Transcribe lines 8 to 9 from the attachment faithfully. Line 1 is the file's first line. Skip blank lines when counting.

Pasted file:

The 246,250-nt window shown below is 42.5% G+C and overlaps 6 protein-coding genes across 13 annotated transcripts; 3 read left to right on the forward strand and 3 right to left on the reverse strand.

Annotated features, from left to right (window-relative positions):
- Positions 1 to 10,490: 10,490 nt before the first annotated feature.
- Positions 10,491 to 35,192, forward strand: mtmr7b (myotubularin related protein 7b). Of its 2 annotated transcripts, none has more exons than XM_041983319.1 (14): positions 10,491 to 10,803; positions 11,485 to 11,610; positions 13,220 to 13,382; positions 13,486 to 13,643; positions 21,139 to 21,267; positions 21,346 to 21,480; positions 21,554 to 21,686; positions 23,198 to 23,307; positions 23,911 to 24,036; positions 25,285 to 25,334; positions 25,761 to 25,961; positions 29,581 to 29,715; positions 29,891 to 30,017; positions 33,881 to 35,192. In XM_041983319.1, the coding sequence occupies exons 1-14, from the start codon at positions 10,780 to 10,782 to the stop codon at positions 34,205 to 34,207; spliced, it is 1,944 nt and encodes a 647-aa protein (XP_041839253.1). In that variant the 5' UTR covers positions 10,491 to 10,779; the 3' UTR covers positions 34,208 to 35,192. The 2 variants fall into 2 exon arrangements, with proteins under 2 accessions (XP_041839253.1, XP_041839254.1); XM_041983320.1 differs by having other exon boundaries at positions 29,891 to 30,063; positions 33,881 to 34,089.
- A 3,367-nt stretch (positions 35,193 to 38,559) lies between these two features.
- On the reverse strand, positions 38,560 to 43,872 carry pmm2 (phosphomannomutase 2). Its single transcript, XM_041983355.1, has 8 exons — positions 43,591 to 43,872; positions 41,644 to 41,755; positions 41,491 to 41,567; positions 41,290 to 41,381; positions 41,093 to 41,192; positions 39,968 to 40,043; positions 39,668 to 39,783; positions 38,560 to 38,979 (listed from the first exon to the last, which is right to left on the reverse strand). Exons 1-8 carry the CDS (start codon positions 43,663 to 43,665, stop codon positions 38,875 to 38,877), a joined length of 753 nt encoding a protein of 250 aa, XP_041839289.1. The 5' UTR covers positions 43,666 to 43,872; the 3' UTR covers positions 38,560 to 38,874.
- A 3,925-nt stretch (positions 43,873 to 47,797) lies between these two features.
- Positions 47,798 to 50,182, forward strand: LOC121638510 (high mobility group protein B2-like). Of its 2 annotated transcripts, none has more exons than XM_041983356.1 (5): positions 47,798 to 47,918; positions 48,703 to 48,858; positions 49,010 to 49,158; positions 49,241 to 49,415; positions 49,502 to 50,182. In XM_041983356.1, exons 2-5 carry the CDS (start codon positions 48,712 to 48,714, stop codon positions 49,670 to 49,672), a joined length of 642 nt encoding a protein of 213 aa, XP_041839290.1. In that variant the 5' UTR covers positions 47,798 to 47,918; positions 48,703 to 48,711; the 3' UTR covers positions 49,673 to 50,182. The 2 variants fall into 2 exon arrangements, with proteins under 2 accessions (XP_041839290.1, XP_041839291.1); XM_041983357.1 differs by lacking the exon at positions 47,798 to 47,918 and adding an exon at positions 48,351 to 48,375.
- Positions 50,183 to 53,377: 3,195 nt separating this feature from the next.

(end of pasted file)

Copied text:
- Positions 47,798 to 50,182, forward strand: LOC121638510 (high mobility group protein B2-like). Of its 2 annotated transcripts, none has more exons than XM_041983356.1 (5): positions 47,798 to 47,918; positions 48,703 to 48,858; positions 49,010 to 49,158; positions 49,241 to 49,415; positions 49,502 to 50,182. In XM_041983356.1, exons 2-5 carry the CDS (start codon positions 48,712 to 48,714, stop codon positions 49,670 to 49,672), a joined length of 642 nt encoding a protein of 213 aa, XP_041839290.1. In that variant the 5' UTR covers positions 47,798 to 47,918; positions 48,703 to 48,711; the 3' UTR covers positions 49,673 to 50,182. The 2 variants fall into 2 exon arrangements, with proteins under 2 accessions (XP_041839290.1, XP_041839291.1); XM_041983357.1 differs by lacking the exon at positions 47,798 to 47,918 and adding an exon at positions 48,351 to 48,375.
- Positions 50,183 to 53,377: 3,195 nt separating this feature from the next.